This novel tells the story of Nina, a mom in an elite social circle, Tom, a single dad, his daughter, Lyla, and a photo gone viral.  Throughout the novel, themes of the #metoo movement are present and the bonds between parent and child are tested in both families.  Overall, I found Tom to be the only character that grew and the ending left something to be desired.
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I read every new Emily Giffin novel I can get my hands on. All We Ever Wanted was no exception.  Although I feel the story is relevant and important in our times and with so many movements, it didn't quite hit the mark for me. However, I still give it 4 stars and would recommend it to a variety of readers.
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I tore through this, as I have with most of Emily Giffin's books. This one felt a little deeper... the moral dilemma was more ripped from the headlines than I think she typically writes and very topical. You could really feel your position on the situation at hand shifting as the narration shifted to each character who gave you their take on the story as the plot went on. 

I received an advanced ebook copy of this from NetGalley.
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In All We Ever Wanted, Giffin veers from her usual heart-string tugging turf into more controversial territory. Current events. Teenagers. The question of consent. What makes one a predator - or not. 
While the subject matter was explosive, I found the writing to be a tad dry compared to Giffin's usual fare. That is not to say this book was not captivating - I was beholden to read it from cover to cover in less than one day. I prefer, however, to leave these things to others - Jodi Picoult, say - and to allow Giffin to return to her roots, to tugging above mentioned heart strings once again. 
But then, I'm not one to take change easily. She might surprise me with this change of heart - stranger things have happened...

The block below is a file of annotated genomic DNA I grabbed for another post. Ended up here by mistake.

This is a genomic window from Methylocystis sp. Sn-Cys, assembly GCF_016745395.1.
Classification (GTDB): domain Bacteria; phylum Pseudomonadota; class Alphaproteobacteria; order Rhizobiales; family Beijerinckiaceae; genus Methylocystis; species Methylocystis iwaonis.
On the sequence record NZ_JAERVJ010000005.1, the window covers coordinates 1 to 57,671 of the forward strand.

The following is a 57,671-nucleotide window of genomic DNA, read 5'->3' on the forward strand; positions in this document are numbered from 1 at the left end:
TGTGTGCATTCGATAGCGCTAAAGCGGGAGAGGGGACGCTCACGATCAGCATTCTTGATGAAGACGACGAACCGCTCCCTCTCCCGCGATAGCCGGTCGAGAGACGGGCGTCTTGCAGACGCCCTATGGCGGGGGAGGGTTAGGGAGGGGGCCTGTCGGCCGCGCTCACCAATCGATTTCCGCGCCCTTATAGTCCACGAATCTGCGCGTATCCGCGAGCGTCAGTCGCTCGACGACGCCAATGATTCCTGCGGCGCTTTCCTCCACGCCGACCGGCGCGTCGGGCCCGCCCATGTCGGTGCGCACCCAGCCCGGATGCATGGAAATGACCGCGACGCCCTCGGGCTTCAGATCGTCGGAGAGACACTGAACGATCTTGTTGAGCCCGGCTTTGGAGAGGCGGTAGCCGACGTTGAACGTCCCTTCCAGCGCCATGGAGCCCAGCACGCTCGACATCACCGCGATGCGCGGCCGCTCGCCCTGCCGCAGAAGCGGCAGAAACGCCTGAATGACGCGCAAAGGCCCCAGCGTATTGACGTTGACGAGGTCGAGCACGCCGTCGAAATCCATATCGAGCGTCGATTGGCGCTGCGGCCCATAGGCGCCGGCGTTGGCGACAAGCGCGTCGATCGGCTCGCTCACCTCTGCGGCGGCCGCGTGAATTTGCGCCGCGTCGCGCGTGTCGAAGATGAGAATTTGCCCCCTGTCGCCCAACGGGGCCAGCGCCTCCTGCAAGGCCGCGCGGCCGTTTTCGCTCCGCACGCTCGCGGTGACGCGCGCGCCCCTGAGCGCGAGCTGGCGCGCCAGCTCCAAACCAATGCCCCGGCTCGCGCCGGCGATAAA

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Emily Giffin's All We Ever Wanted is a must read. As with her other novels, she creates such compelling character depth. The story centers around Nina Browning, a wealthy mother who's son has just been accepted to Princeton. Everything in her life is picture perfect until her son gets sucked into a scandal that rocks their small town. Layla is the daughter of Tom Volpe, a single dad struggling to make ends meet. A racy photo of Layla taken a party begins to circulate around their school and blame thrown around a group of popular privileged boys at the school, including Nina's son. This thought provoking book makes you question family bonds, social issues, and the extent at which you are willing to go to protect your children. You will not be able to put this down!
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This thrilling book brings light to wealth, privilege, and what it means to truly be happy. A time comes when three people from three different walks of life have to make a decision. Will they go their closely held beliefs or will they bend there will and side with family. Highly recommended for anyone participating in a book discussion or looking for a page turner
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Again gave my review here and all the other sites too! I also gave publisher direct links! Just so you know this was a great book!
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LOVED THIS BOOK! As a mother to a young son I could definitely connect to the story on a more personal level. This is by far my favorite book out of all Emily’s books so far
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I very much liked this book and the different narrators.  Each of theor stories and perspectives had appeal and made sense.  I was not a fan of Finch, but I suppose that was the point.  This was my first Emily Griffin book and I am looking forwards to reading more of her books.
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All We Ever Wanted by Emily Giffin is a book based on current headlines. White privilege. Racial discrimination. Economic Disparity. Immigration. The #metoo movement Some of this book goes in the expected direction; characters and actions stay true to the stereotypes being drawn. However, what I appreciate the most is that the book does not end in a neat package. The ending adds more depth to the point being made by the entire story. It leaves me with a lot to think about. 

Read my complete review at 

Reviewed for NetGalley.